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Additional Costs Applicable When Buying or Selling a Home in Canada

Additional Costs Applicable When Buying or Selling a Home in Canada

When it comes to dealing with real estate transactions in Canada, different rules and regulations apply to each province. It is important to seek the advice of a real estate agent, lawyer, and accountant working in the area where you intend to buy the property, to ensure a smooth and uneventful transaction.

Most people assume that the actual purchase price attached to a property is the ultimate cost of acquiring or disposing of the property. This assumption is not only wrong but very misleading. In Canada, there are several additional fees associated with a home changing ownership. When combined, these extra costs sometimes add up to thousands of dollars, affecting the final price of the transaction. Whether buying or selling a home, the following additional costs are likely to come up:

Taxes

  • Several taxes apply to the selling and purchase of real estate property in Canada. For non-residents of Canada, income tax is charged on revenues generated in Canada. Therefore, a non-resident selling a home must pay income tax and file income tax returns. It is worth noting that Canada has tax treaties with some countries such as the U.S and the U.K, designed to protect individuals from double taxation on the same income.
  • Property Transfer Tax (PTT) is one of the taxes applicable. It is calculated between 0.5-2% of the total value of the property. However, it is exempt for people who are purchasing their first home. To qualify for the exempt, one has to meet certain criteria. One must either be a Canadian citizen or a permanent resident. One must have never owned a home before in any part of the world. One must have also lived in the province they are purchasing the home for at least one year before the acquisition.
  • There are conditions to be met by beneficiaries of this exempt as well. For the first year of ownership, the buyer must occupy the home as their primary residence. For vacant land, the house should be put up within the first year of ownership. The owner must also inhabit the house for the remaining part of the year.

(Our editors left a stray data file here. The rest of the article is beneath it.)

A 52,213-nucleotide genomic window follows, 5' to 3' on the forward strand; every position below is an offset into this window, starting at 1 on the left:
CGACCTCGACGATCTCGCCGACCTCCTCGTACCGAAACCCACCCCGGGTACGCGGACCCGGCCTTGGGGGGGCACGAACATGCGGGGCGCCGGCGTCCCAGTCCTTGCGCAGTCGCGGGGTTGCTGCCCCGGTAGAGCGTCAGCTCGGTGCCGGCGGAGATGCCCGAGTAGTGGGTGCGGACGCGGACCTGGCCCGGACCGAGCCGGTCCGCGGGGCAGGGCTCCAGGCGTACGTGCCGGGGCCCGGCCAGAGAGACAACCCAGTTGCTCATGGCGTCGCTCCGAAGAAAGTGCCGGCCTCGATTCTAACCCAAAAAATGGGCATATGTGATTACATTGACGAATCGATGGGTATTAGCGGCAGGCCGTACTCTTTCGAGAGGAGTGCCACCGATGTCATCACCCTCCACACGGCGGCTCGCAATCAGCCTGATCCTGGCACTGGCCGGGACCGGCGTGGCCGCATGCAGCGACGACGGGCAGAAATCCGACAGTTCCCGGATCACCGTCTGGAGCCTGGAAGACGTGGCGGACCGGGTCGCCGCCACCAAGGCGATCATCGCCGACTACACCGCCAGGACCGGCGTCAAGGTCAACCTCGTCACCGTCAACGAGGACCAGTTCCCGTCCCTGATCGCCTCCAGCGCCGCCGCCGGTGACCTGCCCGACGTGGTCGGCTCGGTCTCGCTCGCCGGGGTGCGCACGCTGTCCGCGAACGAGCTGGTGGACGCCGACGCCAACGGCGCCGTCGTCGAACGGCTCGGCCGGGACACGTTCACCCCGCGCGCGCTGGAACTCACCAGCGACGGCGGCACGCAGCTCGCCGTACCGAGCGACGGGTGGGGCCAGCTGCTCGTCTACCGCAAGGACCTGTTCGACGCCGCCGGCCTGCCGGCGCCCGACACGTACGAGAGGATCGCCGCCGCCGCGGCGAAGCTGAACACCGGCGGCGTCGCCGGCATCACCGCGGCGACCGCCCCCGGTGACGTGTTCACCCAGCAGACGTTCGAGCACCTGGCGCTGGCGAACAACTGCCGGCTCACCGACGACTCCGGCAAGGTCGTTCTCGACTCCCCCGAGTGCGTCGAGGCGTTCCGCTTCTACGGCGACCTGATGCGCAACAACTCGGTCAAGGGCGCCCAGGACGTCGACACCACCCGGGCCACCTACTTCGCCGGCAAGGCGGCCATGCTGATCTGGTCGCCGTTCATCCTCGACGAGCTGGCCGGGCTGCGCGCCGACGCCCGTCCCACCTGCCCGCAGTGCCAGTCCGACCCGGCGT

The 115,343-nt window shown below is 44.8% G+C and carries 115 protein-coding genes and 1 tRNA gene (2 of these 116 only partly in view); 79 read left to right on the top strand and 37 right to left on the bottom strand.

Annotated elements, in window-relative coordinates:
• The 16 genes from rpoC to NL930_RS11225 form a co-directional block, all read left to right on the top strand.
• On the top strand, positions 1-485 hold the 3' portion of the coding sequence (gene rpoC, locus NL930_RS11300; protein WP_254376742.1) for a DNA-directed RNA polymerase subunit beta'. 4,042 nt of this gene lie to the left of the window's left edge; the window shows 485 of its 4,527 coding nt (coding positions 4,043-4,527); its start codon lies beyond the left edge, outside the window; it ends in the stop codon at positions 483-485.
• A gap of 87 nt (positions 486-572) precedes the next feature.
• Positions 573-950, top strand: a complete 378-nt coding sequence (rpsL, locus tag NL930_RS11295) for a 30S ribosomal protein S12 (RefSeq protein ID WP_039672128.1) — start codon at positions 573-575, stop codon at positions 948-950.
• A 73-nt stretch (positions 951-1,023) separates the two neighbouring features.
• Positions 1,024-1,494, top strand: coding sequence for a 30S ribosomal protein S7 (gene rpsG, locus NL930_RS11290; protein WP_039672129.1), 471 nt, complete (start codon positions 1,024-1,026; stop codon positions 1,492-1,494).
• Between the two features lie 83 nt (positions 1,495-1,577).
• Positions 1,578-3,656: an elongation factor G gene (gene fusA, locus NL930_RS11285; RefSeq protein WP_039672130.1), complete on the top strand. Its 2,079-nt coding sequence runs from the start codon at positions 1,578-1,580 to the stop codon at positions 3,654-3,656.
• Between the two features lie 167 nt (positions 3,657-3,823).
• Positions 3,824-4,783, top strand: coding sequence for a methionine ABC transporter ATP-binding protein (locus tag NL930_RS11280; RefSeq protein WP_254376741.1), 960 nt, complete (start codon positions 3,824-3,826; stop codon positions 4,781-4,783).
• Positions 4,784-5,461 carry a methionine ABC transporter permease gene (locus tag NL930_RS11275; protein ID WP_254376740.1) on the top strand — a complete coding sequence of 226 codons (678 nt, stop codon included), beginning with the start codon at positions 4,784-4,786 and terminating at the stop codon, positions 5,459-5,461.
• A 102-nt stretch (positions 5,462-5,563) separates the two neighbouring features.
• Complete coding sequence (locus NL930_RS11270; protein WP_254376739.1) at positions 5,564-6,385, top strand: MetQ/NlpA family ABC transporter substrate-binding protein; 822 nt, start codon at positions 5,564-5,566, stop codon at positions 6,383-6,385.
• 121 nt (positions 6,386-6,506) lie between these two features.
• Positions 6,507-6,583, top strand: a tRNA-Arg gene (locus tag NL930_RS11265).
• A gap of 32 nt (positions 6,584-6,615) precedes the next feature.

• Besides these qualifications and conditions, other underlying factors may affect the amount of tax payable. To maximize the exemptions and rebates, one should consult a lawyer for the much-needed advice.
  • The seller pays Clearance Certificate fees. The fees are payable for filing a clearance certificate. The price ranges between $300 and $1000 and is determined by the complexity of the transaction.
  • The Capital Gains Tax normally doesn’t apply to your principal residence.
  • A Goods and Services Tax (GST) of 5% is applicable for newly constructed houses. GST is usually included in the selling price. GST does not apply to resale homes unless they have been subjected to substantial renovations.
  • Property tax is levied within local communities annually. As a result, there are different rates for different jurisdictions. While Property Transfer Tax is a onetime tax applicable during the transfer of the property, Property tax is an annual charge, and the amount may differ each year. Property Tax normally ranges between 0.5 and 2.5% of the market value.

Other fees that come up during the process of property transfer include:

  • Realtor’s Fees which are between 3 and 7% of the home’s market value. The vendor usually pays Realtor’s fees.
  • Home Inspection Fee is paid as a result of a home inspection often conducted at the buyer’s request. The price is usually around $450.
  • Lawyer’s Fees often range between $500 and $800. These are payments for services rendered by the attorneys, ranging from title search to drawing up mortgage documents.
  • The above costs are just but the general additional costs of real estate dealings in Canada. In individual provinces and jurisdictions, there may be other costs not mentioned here.

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